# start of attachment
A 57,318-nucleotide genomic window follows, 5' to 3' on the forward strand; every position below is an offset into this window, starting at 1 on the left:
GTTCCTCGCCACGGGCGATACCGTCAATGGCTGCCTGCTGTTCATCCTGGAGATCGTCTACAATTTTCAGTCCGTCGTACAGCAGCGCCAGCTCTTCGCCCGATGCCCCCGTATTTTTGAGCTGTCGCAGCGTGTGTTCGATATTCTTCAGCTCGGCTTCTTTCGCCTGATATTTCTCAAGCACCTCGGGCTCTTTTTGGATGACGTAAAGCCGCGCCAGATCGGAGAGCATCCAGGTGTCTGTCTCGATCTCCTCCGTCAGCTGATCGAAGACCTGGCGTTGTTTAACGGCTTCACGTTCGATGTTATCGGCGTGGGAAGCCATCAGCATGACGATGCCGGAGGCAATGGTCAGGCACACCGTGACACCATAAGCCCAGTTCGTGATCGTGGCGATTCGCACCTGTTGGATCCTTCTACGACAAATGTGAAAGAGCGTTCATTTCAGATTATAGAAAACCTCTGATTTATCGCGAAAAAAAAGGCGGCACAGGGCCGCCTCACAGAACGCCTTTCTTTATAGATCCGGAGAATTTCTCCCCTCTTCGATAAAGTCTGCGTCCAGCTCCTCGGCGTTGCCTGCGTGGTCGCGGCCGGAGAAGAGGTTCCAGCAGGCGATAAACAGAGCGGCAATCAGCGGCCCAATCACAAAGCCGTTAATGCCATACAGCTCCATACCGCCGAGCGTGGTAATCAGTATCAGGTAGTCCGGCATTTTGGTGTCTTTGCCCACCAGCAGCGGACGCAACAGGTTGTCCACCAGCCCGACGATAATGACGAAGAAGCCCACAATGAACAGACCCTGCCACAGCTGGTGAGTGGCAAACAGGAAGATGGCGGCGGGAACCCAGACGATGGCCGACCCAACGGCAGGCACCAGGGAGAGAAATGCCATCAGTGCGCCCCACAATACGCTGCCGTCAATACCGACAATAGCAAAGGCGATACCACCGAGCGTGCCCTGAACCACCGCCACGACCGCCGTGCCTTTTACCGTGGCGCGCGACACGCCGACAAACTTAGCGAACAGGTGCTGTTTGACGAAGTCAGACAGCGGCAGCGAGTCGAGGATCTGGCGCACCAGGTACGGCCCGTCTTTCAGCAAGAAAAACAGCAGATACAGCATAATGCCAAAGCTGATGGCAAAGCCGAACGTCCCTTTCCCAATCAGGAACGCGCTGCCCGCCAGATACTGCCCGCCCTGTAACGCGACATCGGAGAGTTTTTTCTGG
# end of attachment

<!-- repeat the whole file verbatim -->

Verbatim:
A 57,318-nucleotide genomic window follows, 5' to 3' on the forward strand; every position below is an offset into this window, starting at 1 on the left:
GTTCCTCGCCACGGGCGATACCGTCAATGGCTGCCTGCTGTTCATCCTGGAGATCGTCTACAATTTTCAGTCCGTCGTACAGCAGCGCCAGCTCTTCGCCCGATGCCCCCGTATTTTTGAGCTGTCGCAGCGTGTGTTCGATATTCTTCAGCTCGGCTTCTTTCGCCTGATATTTCTCAAGCACCTCGGGCTCTTTTTGGATGACGTAAAGCCGCGCCAGATCGGAGAGCATCCAGGTGTCTGTCTCGATCTCCTCCGTCAGCTGATCGAAGACCTGGCGTTGTTTAACGGCTTCACGTTCGATGTTATCGGCGTGGGAAGCCATCAGCATGACGATGCCGGAGGCAATGGTCAGGCACACCGTGACACCATAAGCCCAGTTCGTGATCGTGGCGATTCGCACCTGTTGGATCCTTCTACGACAAATGTGAAAGAGCGTTCATTTCAGATTATAGAAAACCTCTGATTTATCGCGAAAAAAAAGGCGGCACAGGGCCGCCTCACAGAACGCCTTTCTTTATAGATCCGGAGAATTTCTCCCCTCTTCGATAAAGTCTGCGTCCAGCTCCTCGGCGTTGCCTGCGTGGTCGCGGCCGGAGAAGAGGTTCCAGCAGGCGATAAACAGAGCGGCAATCAGCGGCCCAATCACAAAGCCGTTAATGCCATACAGCTCCATACCGCCGAGCGTGGTAATCAGTATCAGGTAGTCCGGCATTTTGGTGTCTTTGCCCACCAGCAGCGGACGCAACAGGTTGTCCACCAGCCCGACGATAATGACGAAGAAGCCCACAATGAACAGACCCTGCCACAGCTGGTGAGTGGCAAACAGGAAGATGGCGGCGGGAACCCAGACGATGGCCGACCCAACGGCAGGCACCAGGGAGAGAAATGCCATCAGTGCGCCCCACAATACGCTGCCGTCAATACCGACAATAGCAAAGGCGATACCACCGAGCGTGCCCTGAACCACCGCCACGACCGCCGTGCCTTTTACCGTGGCGCGCGACACGCCGACAAACTTAGCGAACAGGTGCTGTTTGACGAAGTCAGACAGCGGCAGCGAGTCGAGGATCTGGCGCACCAGGTACGGCCCGTCTTTCAGCAAGAAAAACAGCAGATACAGCATAATGCCAAAGCTGATGGCAAAGCCGAACGTCCCTTTCCCAATCAGGAACGCGCTGCCCGCCAGATACTGCCCGCCCTGTAACGCGACATCGGAGAGTTTTTTCTGG